“And the day came when the risk to remain tight in a bud was more painful than the risk it took to blossom.” — Anais Nin

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“Societies in decline have no use for visionaries.” — Anais Nin

“Every blade of grass has its angel that bends over it and whispers, ‘Grow, grow.'” — The Talmud

The swallows disappear in an instant replaced by the low hovering Goshawk, its soft silver blue grey made visible against the sky tones by the fluttering knife shapes of his black wing tips. He looks deep and hard, into the calf-high forage, for gophers, mice, and snake. Eighteen inches above orchard grass tops he hangs forever then, with stiff extended wings he tilts and banks to capture the wind which carries him kite-like in a taut floating curve to his next observation-hover where with a corrective shift to horizontal he stops midair. He’s working. Working hard to feed himself. He is in pleasure; in complete harmony with this world which owns him. Backing away some from the picture, to my eye the Goshawk blends and disappears and the view is of a particular balanced fertility and beauty. Squinting again to zoom in and reclaim the focus of the hawk I realize that the poetry and fertility of this place and this time, our time, is four dimensional. — Lynn Miller, “Economic Fertility”, 1999

“Only the great generalizations survive. The sharp words of the Declaration of Independence, lampooned then and since as ‘glittering generalities’, have turned out blazing ubiquities that will burn forever and ever.” — Ralph Waldo Emerson

SLOW LEARNERS: Taking students on field trips to the zoo, one of the observations they would make over and over is how most animals eating fruit approach or attack the blossom end. Of course once they noticed it, I’d ask why (and why humans don’t do it that way) and wait for their answers. While most humans peel bananas from the stem down, monkeys and gorillas always bite and peel up from the blossom end. Then eat that way too. Most insects burrowing into my apples also start at the blossom end. That must be the sweet and easy way to do it, and we might be slow learners. — PH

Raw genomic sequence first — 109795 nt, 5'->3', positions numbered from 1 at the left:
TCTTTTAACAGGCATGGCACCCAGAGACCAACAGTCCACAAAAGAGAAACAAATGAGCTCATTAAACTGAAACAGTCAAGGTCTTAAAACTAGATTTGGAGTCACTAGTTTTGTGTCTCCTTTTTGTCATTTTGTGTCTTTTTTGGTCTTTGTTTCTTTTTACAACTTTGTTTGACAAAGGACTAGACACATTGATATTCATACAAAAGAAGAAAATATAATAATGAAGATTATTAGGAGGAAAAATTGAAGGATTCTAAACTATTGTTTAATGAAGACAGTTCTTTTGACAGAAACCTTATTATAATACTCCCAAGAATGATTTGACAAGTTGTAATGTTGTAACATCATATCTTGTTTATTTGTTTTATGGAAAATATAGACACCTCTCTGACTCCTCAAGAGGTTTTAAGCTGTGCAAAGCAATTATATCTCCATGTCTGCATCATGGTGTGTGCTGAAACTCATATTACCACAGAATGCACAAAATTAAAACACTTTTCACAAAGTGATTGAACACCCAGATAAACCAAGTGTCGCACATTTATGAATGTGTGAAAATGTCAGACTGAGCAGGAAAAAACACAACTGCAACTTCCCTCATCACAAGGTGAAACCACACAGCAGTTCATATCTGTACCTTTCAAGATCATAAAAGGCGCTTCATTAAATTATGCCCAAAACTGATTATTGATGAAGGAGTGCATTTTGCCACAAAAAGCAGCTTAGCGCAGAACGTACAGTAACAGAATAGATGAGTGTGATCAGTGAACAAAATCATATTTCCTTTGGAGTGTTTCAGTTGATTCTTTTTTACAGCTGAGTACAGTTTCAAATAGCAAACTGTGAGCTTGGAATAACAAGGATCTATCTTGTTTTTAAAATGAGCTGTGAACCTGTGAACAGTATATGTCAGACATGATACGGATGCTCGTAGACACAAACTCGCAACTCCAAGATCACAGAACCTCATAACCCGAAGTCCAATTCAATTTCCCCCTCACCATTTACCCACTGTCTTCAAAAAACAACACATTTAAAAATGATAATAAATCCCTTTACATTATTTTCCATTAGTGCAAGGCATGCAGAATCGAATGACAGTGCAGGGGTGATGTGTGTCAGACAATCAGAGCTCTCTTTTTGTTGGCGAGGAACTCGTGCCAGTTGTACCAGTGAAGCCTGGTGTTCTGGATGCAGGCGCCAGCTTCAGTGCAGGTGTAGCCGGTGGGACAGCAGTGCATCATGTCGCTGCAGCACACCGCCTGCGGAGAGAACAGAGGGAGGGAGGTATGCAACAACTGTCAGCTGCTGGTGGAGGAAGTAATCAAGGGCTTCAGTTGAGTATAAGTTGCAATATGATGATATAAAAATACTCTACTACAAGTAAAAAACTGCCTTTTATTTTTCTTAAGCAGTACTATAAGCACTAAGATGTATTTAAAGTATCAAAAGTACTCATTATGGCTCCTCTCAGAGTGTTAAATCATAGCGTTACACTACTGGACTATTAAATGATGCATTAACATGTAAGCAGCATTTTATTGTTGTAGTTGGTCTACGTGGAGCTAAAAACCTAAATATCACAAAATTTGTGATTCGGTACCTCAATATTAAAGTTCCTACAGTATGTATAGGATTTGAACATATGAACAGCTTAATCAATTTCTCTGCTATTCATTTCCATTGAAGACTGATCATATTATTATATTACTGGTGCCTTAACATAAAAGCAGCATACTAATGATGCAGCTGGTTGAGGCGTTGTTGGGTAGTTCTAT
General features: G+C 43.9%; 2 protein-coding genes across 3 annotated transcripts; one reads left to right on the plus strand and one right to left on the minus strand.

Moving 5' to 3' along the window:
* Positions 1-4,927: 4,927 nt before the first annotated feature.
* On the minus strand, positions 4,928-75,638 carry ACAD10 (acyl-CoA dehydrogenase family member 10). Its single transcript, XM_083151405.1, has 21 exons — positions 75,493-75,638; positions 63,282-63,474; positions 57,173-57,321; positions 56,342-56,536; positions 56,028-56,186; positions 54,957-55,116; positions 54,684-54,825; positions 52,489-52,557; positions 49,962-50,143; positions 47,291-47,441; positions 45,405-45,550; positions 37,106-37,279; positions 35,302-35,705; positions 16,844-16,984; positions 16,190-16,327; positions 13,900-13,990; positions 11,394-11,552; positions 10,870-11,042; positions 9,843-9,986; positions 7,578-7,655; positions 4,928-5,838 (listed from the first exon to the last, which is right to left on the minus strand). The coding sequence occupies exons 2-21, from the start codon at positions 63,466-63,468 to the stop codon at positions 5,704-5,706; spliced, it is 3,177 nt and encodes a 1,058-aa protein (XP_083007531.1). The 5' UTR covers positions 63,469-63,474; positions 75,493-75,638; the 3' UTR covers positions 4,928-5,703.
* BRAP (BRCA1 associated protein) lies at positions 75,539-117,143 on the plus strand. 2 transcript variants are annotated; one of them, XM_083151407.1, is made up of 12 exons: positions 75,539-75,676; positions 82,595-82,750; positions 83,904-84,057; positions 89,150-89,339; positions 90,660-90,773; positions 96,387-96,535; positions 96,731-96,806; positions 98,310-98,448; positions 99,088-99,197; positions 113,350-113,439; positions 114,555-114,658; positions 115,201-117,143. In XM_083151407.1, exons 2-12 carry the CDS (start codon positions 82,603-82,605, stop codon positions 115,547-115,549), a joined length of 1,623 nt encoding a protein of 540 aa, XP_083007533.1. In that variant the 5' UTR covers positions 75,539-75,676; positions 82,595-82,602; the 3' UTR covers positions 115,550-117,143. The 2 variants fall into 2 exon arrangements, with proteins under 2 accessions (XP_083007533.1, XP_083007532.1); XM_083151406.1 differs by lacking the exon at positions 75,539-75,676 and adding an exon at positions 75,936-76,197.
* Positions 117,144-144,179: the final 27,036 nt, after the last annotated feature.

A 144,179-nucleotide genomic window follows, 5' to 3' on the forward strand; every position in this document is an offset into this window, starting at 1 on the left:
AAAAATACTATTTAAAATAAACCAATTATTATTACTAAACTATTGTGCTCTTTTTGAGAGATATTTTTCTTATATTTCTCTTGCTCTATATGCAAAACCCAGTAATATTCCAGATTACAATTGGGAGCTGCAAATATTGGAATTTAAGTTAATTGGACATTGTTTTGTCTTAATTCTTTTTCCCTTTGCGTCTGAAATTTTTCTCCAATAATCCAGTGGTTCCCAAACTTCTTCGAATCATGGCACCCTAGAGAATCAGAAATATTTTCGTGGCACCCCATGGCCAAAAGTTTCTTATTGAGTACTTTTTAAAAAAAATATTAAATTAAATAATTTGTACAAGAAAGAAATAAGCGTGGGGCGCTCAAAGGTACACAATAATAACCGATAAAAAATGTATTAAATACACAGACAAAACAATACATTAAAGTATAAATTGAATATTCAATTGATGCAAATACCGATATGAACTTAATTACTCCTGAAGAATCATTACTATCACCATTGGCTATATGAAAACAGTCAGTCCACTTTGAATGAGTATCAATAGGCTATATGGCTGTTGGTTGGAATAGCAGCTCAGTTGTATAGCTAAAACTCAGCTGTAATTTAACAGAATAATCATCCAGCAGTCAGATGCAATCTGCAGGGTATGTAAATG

“A farmer’s horse is never lame, never unfit to go. Never throws out curbs, never breaks down before or behind. Like his master he is never showy. He does not paw and prance, and arch his neck, and bid the world admire his beauties … and when he is wanted, he can always do his work.” — Anthony Trollope

SALT LICKS: Grazing animals’ tongues are a force of nature. Flexible, subtle, wordless, unspeakably strong, they reach around to draw in grasses drenched with morning dew. On a salt block the tongues of horses and cattle, elk and deer, goats and sheep, even badgers and possums, can create shapes that remind us of the sandstone hoo-doos sculpted by wind and water in the badlands. The mind of man conjures cathedrals underground, castles on high promontories. And how does this sculpture come about? Sheer happenstance. Each individual tongue of each animal, rough or smooth, licks until it has had enough, and moves on. — PH

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